I'm not sure I've ever gotten whatever lesson "Troll Bridge" has to impart -- unless it's "keep away from bridges, because trolls lurk there and will eat you" -- which may be why I keep forgetting it. Burt this is a good adaptation of that story, keeping the flavor of Gaiman's narration and adding Doran's pastorally-colored and carefully seen vision of his world. I'm still not 100% convinced this story needed to be adapted, but, if it was going to be anyway, this is definitely a successful version.

Thursday, September 14, 2017

Contrary To Popular Believe by Joey Green

We all need something to read when we're doing something else. (Well, there may be people who don't read, but they are poor, stunted things, and we don't want to think about them.)

For a couple of months, the book I had in the smallest room of the house was Contrary to Popular Belief, written by Joey Green (of Wash Your Hair With Whipped Cream fame). It contains 250 things that some people believe, and explains why each of them is wrong in a single page.

Sure, I knew most of this already. (And quibbled with some of it; Green is happy to elide complications if it makes a better zinger.) But that makes a book like this even more fun: that smug feeling that you already know better than most people. If you already think you know things that most people misunderstand, this is the book for you -- and you get bonus points for everything you know that Green passes over.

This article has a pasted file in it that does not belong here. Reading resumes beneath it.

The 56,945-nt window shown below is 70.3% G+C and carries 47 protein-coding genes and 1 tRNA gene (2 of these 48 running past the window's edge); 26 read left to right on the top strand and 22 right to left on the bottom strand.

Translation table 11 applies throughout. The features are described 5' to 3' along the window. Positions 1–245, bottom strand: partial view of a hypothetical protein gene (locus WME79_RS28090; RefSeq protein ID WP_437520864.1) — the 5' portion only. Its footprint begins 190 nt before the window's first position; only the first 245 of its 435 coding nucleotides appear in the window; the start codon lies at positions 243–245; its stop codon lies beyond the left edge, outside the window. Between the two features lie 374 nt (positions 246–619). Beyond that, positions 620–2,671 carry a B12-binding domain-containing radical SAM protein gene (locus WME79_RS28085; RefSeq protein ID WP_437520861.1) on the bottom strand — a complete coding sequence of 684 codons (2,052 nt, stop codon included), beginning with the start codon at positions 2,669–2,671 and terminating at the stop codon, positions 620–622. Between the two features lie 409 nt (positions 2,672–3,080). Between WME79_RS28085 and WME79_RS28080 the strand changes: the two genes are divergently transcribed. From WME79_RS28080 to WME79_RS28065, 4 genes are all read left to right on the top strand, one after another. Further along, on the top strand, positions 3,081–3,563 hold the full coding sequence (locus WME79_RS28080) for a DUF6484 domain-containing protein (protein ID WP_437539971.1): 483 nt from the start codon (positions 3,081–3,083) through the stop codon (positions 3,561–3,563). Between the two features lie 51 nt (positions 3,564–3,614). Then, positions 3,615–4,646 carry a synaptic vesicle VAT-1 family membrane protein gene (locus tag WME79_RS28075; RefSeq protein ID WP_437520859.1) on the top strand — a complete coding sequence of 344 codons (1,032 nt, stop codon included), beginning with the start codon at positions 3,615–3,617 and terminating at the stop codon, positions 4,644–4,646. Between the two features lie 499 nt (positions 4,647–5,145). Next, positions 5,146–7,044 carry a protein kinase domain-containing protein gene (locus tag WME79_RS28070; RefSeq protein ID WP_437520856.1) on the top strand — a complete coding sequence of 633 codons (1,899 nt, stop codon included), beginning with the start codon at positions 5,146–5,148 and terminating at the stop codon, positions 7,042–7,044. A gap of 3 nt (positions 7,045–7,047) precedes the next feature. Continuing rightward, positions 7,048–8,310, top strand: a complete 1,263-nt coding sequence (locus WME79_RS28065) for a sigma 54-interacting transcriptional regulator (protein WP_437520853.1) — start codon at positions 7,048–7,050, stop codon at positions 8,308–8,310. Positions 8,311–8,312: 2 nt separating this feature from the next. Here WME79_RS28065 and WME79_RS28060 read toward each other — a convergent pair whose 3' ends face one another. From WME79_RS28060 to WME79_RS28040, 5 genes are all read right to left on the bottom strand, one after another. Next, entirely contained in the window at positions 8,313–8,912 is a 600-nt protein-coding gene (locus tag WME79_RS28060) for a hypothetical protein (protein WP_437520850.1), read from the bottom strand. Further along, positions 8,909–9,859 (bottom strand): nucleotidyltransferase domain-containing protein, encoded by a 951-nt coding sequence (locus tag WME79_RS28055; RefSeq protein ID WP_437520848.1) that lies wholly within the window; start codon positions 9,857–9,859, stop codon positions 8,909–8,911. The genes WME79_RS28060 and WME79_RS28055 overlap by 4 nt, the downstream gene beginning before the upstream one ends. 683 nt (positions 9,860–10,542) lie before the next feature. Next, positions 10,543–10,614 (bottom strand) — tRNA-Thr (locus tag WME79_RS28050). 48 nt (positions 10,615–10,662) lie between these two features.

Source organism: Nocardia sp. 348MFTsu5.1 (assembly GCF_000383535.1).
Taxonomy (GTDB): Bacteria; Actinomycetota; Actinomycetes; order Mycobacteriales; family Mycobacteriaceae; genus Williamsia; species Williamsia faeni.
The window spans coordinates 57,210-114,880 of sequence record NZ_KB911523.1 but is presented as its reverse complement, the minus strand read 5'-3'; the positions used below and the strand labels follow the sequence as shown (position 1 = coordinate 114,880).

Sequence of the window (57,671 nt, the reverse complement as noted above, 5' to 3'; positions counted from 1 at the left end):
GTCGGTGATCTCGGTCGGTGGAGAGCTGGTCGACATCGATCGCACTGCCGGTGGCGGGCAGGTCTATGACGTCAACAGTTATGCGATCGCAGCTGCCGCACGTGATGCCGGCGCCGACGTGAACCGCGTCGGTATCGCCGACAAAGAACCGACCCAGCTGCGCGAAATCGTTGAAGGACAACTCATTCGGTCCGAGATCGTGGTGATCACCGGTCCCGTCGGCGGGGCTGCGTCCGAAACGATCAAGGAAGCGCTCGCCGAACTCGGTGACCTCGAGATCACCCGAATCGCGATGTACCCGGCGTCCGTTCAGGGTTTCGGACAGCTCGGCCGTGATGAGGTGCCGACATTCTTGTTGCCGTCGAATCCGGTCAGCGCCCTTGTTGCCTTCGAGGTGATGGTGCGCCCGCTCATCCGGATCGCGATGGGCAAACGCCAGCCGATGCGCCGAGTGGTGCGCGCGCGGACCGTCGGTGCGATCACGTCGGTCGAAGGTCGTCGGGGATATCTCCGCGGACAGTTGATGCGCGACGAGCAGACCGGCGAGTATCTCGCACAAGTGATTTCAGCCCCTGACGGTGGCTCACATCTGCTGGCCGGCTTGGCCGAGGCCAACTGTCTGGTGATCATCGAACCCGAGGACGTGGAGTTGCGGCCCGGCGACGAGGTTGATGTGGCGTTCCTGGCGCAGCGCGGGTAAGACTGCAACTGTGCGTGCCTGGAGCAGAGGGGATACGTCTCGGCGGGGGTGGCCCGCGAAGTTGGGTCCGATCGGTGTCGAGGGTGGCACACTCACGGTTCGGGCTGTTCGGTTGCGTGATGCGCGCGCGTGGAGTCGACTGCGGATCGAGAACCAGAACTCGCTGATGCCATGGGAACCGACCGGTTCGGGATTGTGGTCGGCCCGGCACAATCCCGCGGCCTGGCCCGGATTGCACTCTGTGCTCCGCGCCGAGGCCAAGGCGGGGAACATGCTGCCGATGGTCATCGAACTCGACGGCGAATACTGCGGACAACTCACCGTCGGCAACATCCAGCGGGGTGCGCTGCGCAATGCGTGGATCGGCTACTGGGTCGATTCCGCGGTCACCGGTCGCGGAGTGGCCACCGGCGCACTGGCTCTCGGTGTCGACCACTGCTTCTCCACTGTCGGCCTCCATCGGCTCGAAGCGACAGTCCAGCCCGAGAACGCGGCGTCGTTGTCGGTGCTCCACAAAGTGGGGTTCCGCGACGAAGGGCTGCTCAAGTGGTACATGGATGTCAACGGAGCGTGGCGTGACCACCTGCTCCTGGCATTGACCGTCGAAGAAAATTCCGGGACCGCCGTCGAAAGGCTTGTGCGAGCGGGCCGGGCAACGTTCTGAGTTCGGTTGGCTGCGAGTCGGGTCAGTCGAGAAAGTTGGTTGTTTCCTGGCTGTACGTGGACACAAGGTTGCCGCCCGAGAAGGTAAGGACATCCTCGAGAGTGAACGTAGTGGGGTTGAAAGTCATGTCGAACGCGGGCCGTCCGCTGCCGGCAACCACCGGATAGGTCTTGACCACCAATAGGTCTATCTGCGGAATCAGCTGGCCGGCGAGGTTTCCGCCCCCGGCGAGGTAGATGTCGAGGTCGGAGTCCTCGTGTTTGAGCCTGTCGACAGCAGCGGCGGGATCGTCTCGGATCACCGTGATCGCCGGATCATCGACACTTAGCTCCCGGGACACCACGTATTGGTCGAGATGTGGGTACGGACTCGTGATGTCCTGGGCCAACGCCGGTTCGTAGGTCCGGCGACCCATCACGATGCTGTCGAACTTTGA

This is not a deep book, or a serious one. But it's a book that sets things straight, which is entirely a positive thing. Its breezy, friendly style may make a few thousand more people learn the truth than otherwise would, which is entirely good. And I didn't actually find anything wrong in it: just things that are less simple than Green presents them. Considering the whole world is less simple than can be presented in a impulse-buy book, that's not too shabby.

Wednesday, September 13, 2017

Dragons: The Modern Infestation by Pamela Wharton Blanpied

Look -- you know I love fake non-fiction, right? The kind of books that seem to have come from a world somewhat similar to our own, but substantially changed?

Well, for years I've been saying that Pamela Wharton Blanpied's Dragons: The Modern Infestation was one of the best of that small category, along with Robert Sobel's For Want of a Nail. But I only read Dragons once, a good twenty years ago. What if I remembered it wrong?

So I got a new copy and read it again. And, of course, I was right all along: Dragons: The Modern Infestation is wonderful. It's also sneakier and smarter than I remembered, which implies I might have missed half of the fun the first time around.

Dragons, in the world where it belongs, is a serious academic book, full of citations and references to the peer-reviewed literature. It's set in a world where dragons began reappearing perhaps two generations ago -- seventy or eighty years or so. Their numbers are increasing, and they are unstoppable apex predators: deeply intelligent and cunning, huge, strong, flexible, flying fire-breathing creatures possessed of a nearly supernatural "mime" ability that makes adult dragons essentially impossible to target or kill. They can and do push mankind entirely aside to protect the places they want, and caused a years-long reign of terror in Europe when one dragon was wounded by a human attack.